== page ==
Remy Sharp dissects a piece of jQuery code pointing out the red flags. Each flag is taken in turn, explained and shown how to correct. Takes into account context and the flexibility of jQuery
Simon Willison blogs about how JQuery won him over. From its faddish start based around CSS selectors (getElementsBySelector), and method chaining, Simon now sees the library in a new light. Simon shows how jQuery supports modern development best practice such as namespaces, giving a quick nod to the richness of jQuery selectors (DOM, CSS and XPath). JQuery's event handling looks natural and offers an event when the dom is ready. It exposes custom events for non-trivial Ajax requests. Simon's so convinced about jQuery that he's willing to overlook his rule that developers should know how a library works before using it.
Tim Huegdon and Mark Aidan Thomas create an elegant wrapper to the YUI Connection Manager that manages repeating Ajax JSON requests. Tim describes the use of Custom Events, and the use of the Observer design pattern, dissects the code and offers a tidy demonstration of the working code. This simplifies JSON requests into declaring a simple function to process the returned JSON object, and a single line to fire off the request (within a setInterval if required)
Christian Heilmann describes an approach to building complex web application by basing them around events, particularly around YUI's CustomEvent class.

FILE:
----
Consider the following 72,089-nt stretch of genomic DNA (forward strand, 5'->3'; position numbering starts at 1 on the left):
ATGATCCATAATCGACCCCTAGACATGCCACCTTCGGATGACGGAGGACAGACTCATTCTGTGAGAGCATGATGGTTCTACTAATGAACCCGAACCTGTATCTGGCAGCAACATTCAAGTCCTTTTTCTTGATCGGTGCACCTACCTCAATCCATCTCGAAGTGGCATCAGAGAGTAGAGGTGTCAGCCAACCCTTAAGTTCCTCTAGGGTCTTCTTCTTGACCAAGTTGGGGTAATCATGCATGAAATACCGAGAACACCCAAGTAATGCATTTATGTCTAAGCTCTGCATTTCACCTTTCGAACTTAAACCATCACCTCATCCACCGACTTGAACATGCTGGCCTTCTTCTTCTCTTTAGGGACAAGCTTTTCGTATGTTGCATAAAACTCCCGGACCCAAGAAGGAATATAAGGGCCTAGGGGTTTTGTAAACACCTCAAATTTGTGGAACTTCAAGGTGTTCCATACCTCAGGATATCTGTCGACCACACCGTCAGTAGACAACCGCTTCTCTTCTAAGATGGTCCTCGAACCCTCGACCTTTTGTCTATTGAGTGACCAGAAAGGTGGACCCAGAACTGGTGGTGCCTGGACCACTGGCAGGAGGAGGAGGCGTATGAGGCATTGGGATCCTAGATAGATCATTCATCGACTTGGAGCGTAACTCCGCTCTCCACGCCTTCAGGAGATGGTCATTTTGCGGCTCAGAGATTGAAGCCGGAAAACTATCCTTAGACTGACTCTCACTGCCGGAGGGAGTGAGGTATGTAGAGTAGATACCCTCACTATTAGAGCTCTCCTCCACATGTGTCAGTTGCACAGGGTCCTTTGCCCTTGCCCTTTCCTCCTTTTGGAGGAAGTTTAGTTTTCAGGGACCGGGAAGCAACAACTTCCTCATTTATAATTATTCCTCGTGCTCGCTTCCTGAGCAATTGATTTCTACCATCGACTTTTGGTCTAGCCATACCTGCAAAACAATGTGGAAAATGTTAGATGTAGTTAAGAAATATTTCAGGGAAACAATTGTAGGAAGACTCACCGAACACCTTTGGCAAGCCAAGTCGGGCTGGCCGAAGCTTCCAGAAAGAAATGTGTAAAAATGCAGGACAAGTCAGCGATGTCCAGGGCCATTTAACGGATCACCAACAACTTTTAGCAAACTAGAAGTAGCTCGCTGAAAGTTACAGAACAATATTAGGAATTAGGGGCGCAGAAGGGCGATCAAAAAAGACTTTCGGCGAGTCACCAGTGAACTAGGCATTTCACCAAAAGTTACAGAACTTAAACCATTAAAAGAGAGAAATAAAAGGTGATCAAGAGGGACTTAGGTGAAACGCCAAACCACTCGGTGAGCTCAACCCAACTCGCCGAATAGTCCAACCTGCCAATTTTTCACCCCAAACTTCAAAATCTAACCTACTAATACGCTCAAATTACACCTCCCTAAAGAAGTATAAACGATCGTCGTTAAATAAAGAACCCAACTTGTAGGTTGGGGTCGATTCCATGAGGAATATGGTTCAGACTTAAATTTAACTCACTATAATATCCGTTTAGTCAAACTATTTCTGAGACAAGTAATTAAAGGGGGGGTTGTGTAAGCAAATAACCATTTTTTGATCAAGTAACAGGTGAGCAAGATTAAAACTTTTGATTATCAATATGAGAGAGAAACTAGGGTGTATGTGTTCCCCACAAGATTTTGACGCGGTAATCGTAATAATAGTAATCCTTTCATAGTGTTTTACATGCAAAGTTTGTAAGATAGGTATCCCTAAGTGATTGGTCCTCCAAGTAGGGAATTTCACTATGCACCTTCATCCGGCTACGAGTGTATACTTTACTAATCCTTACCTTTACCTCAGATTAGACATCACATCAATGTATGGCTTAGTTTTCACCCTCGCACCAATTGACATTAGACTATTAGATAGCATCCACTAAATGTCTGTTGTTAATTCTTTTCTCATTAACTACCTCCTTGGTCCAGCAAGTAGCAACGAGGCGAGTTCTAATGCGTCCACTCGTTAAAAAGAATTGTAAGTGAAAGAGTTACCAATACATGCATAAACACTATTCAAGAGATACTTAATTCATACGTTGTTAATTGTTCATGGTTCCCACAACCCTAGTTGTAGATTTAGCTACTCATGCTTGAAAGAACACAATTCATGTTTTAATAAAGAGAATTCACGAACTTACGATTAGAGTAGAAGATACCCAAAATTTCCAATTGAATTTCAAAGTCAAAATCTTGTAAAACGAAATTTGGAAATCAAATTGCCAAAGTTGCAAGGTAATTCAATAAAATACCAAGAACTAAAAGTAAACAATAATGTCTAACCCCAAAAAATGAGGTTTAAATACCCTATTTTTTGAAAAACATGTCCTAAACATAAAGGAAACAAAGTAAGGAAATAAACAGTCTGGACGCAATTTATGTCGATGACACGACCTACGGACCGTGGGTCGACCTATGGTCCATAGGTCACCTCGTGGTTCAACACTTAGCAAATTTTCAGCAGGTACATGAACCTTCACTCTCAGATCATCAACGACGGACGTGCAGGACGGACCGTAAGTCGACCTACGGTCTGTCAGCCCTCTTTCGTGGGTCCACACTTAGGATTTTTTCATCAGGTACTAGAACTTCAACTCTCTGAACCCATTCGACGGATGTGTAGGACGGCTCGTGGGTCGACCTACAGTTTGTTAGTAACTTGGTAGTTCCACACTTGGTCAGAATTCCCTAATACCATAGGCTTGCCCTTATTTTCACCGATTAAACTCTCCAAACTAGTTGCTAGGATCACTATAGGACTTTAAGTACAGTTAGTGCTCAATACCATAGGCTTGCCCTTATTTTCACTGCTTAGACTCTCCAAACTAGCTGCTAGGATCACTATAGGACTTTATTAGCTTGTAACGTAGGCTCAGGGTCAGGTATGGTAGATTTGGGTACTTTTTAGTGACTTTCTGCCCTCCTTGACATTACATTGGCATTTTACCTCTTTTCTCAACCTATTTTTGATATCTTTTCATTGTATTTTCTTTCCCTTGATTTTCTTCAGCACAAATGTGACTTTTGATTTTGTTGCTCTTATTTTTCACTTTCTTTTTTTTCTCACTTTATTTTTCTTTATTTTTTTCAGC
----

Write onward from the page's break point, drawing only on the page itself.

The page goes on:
Michael Mahemoff runs into a problem with Protypes $$ function when looking for class names. Its taking over 90 seconds when more than 100 matches are returned. The advice is: Avoid $$(".classname") on large DOMs.
LowPro is a scripting extension to Prototype written by Dan Webb to make unobtrusive DOM Scripting much easier. Included are an onReady event, adding behaviour using CSS selectors, fixing the this reference to always refer to the element within events, and a mechanism for triggering events.
Dustin Diaz makes the case for using YUI Event Utility over the currently popular addEvent. The benefits Dustin points out include automatic scope correction, automatic browser abstraction.
As well as supporting CSS based selectors, jQuery also supports XPath expressions. This page lists a plethora of code snippets demonstrating jQuery's XPath matching capabilities.
Covers all the methods available on the jQuery library, along with inline code examples. Interestingly, the same documentation is also available as XML and JSON.
A useful overview / introduction of the jQuery library, covering using selectors and XPath expressions to target specific elements in a document, simple Ajax requests, the basic animations available, restructuring a document, creating jQuery plugins.
A lightweight library designed to elegantly dealing with common, repetitive tasks. Great as a small library to handle getting various nodes in a document, adding events, and rendering simple effects.